The debate surrounding T-SPLOST - WTVM.com-Columbus, GA News Weather & Sports

The debate surrounding T-SPLOST

COLUMBUS, GA (WTVM) -

You have probably seen the advertisements on television, on billboards, even on trucks encouraging you to vote yes for the Transportation Special Purpose Local Option Sales Tax or T-SPLOST.

However, before many people head to the polls on July 31, they want to know how T-SPLOST could help the community.

Colin Martin with the Greater Columbus Georgia Chamber of Commerce explains the projects that could happen if the one percent sales tax is passed.

"[We could have] a bridge over the spider-web which has been a nightmare for drivers along Buena Vista Road for many, many, many years," said Martin. "We're going to widen Veterans Parkway from Maple Ridge on into Harris County. We're going to put a new exit ramp on interstate 185 at Cusseta Road."

Martin says T-SPLOST could bring in about $594 million to the 16 county River Valley region which includes Muscogee, Harris, Randolph, Sumter, Talbot, Taylor, Chattahoochee, Stewart, Quitman, Webster, and Marion Counties. Over a period of ten years, he says you could see more jobs.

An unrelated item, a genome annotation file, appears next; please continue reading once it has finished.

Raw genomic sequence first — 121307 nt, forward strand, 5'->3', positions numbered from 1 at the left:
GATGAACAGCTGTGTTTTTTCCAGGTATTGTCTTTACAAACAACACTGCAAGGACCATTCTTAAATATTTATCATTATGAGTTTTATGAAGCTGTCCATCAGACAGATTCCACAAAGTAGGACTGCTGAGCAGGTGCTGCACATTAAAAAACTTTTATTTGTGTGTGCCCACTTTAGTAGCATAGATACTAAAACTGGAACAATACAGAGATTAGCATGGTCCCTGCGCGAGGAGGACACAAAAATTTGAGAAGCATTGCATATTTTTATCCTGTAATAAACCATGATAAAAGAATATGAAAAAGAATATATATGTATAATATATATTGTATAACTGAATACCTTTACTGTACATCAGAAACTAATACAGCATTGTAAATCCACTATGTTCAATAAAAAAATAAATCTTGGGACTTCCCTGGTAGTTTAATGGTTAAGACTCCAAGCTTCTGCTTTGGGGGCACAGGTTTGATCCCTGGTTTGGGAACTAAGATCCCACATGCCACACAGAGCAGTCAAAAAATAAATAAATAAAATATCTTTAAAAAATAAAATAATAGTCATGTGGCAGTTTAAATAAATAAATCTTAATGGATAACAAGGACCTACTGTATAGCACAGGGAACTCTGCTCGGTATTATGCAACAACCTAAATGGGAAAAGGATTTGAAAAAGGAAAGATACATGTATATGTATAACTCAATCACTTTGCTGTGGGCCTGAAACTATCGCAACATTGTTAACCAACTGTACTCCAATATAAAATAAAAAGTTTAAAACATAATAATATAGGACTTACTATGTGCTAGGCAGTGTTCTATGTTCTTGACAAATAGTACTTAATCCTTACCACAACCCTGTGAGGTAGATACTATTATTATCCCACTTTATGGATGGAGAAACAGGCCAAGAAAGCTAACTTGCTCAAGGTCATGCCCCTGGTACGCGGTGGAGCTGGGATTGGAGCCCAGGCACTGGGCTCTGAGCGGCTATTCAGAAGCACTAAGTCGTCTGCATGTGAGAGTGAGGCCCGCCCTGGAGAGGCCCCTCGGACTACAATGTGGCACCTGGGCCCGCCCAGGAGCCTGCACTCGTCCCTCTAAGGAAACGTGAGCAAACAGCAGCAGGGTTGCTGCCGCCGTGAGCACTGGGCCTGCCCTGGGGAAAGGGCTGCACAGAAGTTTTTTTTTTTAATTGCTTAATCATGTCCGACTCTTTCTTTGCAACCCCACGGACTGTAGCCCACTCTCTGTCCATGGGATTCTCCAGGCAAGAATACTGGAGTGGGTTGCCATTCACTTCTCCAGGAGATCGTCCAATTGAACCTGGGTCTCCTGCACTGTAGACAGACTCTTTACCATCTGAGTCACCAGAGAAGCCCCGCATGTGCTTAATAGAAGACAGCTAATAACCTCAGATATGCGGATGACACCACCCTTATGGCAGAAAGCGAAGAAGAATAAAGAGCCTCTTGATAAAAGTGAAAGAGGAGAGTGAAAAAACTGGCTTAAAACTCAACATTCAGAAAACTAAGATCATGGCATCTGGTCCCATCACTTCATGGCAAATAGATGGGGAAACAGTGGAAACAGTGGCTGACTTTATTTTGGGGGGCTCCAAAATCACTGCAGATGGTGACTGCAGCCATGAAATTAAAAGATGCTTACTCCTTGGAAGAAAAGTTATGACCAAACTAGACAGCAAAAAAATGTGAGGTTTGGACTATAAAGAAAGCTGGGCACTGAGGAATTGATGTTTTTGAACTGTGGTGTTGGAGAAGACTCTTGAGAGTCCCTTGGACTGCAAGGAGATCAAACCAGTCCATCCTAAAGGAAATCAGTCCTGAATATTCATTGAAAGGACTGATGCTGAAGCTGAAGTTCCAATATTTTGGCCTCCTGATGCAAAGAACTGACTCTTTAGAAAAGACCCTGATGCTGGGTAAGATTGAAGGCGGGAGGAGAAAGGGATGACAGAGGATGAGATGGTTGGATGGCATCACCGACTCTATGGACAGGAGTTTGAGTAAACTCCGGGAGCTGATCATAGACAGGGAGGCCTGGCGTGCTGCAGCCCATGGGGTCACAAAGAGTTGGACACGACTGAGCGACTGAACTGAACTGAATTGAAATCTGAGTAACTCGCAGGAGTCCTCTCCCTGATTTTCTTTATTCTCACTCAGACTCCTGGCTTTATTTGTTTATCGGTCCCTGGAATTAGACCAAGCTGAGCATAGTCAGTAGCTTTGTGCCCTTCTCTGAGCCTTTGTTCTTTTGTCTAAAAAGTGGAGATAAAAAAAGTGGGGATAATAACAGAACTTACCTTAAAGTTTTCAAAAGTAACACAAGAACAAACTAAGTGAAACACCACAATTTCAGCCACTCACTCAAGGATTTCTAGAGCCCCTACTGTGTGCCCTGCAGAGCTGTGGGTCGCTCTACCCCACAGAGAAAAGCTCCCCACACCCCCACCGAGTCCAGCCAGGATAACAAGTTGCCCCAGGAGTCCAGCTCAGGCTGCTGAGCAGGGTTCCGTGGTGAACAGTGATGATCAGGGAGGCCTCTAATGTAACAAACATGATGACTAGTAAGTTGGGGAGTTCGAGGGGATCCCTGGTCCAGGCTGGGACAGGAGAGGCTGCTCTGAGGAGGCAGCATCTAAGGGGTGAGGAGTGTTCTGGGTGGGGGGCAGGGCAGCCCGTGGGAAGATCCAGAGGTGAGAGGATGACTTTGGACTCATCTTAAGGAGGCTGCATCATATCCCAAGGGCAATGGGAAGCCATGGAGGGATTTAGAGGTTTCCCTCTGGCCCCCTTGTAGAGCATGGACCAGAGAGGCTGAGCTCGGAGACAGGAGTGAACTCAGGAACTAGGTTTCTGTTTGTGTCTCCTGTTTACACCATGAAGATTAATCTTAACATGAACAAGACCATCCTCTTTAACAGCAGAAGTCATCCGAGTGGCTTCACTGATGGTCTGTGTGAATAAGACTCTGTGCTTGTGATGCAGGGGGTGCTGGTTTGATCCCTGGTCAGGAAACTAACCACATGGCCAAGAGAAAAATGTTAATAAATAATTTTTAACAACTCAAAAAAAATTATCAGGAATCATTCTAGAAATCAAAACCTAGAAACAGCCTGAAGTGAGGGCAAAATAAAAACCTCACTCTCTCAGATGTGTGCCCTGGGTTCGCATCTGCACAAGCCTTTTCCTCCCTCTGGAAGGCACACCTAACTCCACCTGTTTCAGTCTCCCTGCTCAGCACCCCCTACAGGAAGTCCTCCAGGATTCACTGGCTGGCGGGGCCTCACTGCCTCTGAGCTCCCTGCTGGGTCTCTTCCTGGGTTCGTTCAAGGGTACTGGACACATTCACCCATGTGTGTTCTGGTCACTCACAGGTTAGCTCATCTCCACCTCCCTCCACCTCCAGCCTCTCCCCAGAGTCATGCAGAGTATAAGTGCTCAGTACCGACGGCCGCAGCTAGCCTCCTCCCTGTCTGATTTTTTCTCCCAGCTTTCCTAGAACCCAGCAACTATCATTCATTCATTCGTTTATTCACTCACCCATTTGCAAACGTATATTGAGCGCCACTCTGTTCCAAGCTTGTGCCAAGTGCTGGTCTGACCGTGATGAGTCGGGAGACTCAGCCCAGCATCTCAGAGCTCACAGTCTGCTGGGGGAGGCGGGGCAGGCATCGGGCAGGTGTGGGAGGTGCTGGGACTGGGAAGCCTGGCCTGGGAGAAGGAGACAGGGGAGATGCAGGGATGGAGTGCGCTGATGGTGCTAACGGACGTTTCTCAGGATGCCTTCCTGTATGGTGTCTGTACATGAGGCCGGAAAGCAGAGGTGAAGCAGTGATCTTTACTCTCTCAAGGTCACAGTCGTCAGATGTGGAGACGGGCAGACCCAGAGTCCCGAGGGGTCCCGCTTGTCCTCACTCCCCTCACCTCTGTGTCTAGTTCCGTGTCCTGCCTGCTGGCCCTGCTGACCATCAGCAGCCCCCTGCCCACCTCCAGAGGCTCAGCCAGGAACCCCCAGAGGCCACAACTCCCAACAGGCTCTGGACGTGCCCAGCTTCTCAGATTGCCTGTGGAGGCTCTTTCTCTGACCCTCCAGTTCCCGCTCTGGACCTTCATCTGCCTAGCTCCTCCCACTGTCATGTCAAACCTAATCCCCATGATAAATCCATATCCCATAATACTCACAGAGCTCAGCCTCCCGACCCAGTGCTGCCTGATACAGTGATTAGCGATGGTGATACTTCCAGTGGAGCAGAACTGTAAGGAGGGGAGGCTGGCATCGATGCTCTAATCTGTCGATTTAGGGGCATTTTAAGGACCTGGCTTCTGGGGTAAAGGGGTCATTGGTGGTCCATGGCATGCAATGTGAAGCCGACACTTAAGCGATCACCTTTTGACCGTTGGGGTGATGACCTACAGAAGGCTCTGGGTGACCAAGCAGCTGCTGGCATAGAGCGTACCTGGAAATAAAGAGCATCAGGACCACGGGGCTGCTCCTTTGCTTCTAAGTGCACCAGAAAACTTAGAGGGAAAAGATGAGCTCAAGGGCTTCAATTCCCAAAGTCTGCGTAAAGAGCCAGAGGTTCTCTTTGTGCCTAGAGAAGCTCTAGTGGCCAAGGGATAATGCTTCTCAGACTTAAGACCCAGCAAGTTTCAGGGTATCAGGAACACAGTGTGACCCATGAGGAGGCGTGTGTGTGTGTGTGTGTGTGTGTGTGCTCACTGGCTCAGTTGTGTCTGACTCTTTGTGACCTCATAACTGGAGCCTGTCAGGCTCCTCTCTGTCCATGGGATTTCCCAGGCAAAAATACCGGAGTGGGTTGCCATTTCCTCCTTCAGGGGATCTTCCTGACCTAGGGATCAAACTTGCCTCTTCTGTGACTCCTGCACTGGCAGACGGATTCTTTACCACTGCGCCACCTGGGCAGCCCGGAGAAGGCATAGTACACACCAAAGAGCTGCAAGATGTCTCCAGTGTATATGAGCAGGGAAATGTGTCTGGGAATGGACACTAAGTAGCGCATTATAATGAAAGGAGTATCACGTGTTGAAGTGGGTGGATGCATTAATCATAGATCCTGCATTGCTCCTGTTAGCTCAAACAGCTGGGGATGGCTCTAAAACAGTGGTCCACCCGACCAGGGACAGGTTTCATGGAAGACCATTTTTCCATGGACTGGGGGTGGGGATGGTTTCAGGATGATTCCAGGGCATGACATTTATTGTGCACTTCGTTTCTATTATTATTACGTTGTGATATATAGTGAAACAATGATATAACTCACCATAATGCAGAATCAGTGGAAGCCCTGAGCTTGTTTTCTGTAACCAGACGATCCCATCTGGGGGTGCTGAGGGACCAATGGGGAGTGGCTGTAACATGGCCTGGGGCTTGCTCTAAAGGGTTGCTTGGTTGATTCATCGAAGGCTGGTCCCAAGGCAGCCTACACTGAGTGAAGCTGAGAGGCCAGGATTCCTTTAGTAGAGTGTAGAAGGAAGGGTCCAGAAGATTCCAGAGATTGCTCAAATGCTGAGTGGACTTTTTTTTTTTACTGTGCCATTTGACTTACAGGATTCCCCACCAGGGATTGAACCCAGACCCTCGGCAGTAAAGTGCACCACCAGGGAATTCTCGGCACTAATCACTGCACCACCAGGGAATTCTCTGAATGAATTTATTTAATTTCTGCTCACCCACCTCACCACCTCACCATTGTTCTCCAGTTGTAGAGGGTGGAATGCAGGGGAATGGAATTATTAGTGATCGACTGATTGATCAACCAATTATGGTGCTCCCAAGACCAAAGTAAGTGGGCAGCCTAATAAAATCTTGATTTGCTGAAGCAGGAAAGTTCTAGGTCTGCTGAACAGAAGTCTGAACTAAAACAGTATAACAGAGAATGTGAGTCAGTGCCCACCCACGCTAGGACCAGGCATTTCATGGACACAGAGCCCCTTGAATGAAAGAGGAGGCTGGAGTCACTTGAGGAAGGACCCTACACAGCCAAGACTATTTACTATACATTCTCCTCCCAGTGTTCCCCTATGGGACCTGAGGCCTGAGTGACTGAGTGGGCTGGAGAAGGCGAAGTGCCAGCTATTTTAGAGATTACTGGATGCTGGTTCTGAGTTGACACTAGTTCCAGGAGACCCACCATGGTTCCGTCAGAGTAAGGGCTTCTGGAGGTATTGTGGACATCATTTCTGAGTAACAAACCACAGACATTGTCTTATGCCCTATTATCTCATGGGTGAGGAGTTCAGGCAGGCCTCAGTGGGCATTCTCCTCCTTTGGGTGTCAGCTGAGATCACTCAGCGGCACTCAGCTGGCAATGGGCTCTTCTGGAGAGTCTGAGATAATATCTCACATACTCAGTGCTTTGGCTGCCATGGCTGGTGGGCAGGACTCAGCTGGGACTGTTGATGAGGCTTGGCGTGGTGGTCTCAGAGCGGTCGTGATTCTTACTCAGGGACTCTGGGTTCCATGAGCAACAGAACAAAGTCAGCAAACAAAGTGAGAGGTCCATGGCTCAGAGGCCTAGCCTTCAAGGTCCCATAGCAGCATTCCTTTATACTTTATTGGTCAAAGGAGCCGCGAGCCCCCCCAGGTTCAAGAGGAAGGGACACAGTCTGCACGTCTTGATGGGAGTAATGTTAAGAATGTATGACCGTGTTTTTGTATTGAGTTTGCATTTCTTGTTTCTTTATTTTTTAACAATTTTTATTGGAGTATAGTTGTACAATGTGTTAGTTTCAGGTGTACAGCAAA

"We expect the direct number of jobs created, in other words those will be in the construction of the roads, to be 16-thousand plus," said Martin.

He explains there could be more jobs in different fields in the future.

Some opponents of T-SPLOST like local NAACP and Sierra Club leaders gathered Thursday saying the tax was just too much for some.

"The numbers came out today, we're almost at 10% unemployment at Muscogee County, and to levy another tax on the people are this time without the necessary information has the potential to be very devastating financially," said Nathaniel Sanderson, President of the NAACP Columbus Chapter.

 Martin says he understands people do not want to pay more in taxes, but if passed, he says you will see dirt move soon.

"Not one penny of this is going to Atlanta for their projects or any other part of Georgia," Martin said. "One hundred percent of the money raised in this region stays in this region."

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